Wednesday, 16 October 2019

Barber: Gen-7 is NASCAR’s ticking bomb – Santa Rosa Press Democrat

Barber: Gen-7 is NASCAR’s ticking bomb – Santa Rosa Press Democrat
15 Sep

NASCAR hopes to debut the Gen-7 rides in 2021, or at least the chassis and body. The new engines are supposed to follow around 2023. Wilson calls the schedule “a very, very aggressive goal.”

There are a couple of factors at play here. The manufacturers would like the racing cars to look, and perhaps even to work like, their factory models. It helps sales, as you might imagine.

Wilson calls it “relevancy.”

The other angle is more sweeping. It has grown too expensive to own and operate a Cup series team. As Wilson said, “Today, very few of them can actually make a proper business and compete.”

One result is that NASCAR isn’t attracting new team owners. Wilson wonders why Andretti Autosports, which runs cars in six different classes, including IndyCar, hasn’t bought into NASCAR. He cites a current Monster Energy Cup driver, too.

“Why isn’t Kyle Busch pining to be a Cup team owner at the end of his career?” Wilson asked. “Because he’d be foolish.”

It’s always going to be pricey to own a NASCAR ride. These powerful, fickle machines require a lot of labor to maintain, and teams usually do a complete engine tear-down and rebuild after each race weekend.

Wilson also talks about the self-defeating nature of the garage. Under current guidelines, NASCAR teams fiddle and tinker with every aspect of the technology. If they don’t, they stand to fall behind the other teams. But it’s a huge money drain, usually for only minimal gains in aerodynamics and power.

“Sometimes we need help protecting ourselves from ourselves,” Wilson said. “Because if you give me a rulebook, my job as an engineer is to exploit every single paragraph.”

The answer to the red ink is standardization, but that’s kind of a dirty word in high-level racing. If every car is a cookie-cutter copy of the next, especially under the hood, the research-and-development costs will plummet. But that sort of eats at the spirit that has always guided the sport. That guides every sport.

So NASCAR officials, auto manufacturers and team owners have begun an intricate dance. They are working together to draw up cars that allow the most skillful engineers, mechanics and drivers to win races, while cutting down on the gap in competition. As Page put it, “How do you keep it from being ‘the rich guys always win’?”

The only guarantee is that the finished Gen-7 product will fail to make everyone happy.

“You hear drivers like Kyle Busch,” Wilson said. “He’s passionate about it, and he’s probably the best competing right now. And what he sees is his potential to compete being squeezed down. And it frustrates him to no end. … It’s just balancing that against the viability.”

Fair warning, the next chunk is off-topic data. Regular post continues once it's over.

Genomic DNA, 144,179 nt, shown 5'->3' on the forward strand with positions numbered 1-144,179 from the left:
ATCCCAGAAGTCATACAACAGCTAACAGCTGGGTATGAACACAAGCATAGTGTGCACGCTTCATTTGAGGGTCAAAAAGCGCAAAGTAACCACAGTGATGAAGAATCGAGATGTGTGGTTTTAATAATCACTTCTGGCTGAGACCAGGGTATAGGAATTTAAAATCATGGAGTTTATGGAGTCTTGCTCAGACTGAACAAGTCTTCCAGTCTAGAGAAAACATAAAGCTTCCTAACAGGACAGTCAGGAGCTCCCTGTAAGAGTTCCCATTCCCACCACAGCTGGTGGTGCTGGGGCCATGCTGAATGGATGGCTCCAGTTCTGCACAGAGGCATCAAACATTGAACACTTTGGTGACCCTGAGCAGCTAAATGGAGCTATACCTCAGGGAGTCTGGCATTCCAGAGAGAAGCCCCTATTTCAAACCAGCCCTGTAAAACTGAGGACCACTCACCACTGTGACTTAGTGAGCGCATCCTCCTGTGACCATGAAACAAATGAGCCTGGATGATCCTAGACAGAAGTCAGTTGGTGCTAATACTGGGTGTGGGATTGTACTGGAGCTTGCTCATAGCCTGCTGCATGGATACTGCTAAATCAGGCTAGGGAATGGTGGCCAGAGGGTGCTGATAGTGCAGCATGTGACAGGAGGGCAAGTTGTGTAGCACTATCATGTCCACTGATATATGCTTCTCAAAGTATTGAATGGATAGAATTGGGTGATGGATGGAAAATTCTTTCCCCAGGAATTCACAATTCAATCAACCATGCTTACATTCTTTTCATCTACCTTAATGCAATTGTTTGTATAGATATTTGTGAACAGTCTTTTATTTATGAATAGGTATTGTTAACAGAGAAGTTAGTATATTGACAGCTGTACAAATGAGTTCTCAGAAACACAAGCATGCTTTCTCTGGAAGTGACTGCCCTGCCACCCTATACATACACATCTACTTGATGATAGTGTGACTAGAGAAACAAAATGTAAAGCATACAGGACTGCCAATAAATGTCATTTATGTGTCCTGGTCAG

The other problem with the economics is that they creates a barrier to new OEMs. There are currently three. NASCAR wants at least one more. Wilson would like more than that. When Toyota supports Lexus in its sports car racing series, they compete against eight other manufacturers.

“We need Ford and Chevrolet to succeed, as counterintuitive as that sounds,” Wilson said. “Because it is a fragile ecosystem with just three of us in the sport.”

This would all be a fun exercise, if there weren’t so much money at stake, and if big-business sports weren’t so notoriously impatient. Wilson is a team player, but he didn’t sound convinced that he’d have a new chassis on the track at the start of 2021.

“I’d like to believe as an industry that if we get to this fall, and we’re not where we need to be, that we have the courage, collectively, to push the date,” Wilson said.

Not that the mission will be over when the new car is on the track, and when things like the race calendar and the structure of a race weekend (there is talk of two days of activity rather than three) have been reconfigured. Wilson likened the process to painting a battleship. The minute they’re done, it will be time to start again.

Page said that NASCAR is much more collaborative and less top-down than when he got to Sears Point, and Wilson agrees. He noted that Jim France, NASCAR’s current CEO, visited Toyota’s North American headquarters in Plano, Texas, two weeks ago to solicit feedback on the Gen-7 project.

Wilson also knows where the rubber meets the road in this industry.

“This isn’t a democracy,” he said. “This is NASCAR’s sport. No one’s holding a gun to our head to participate.”

Only to, you know, hurry things along a bit.

You can reach columnist Phil Barber at 707-521-5263 or Follow him on Twitter: @Skinny_Post.



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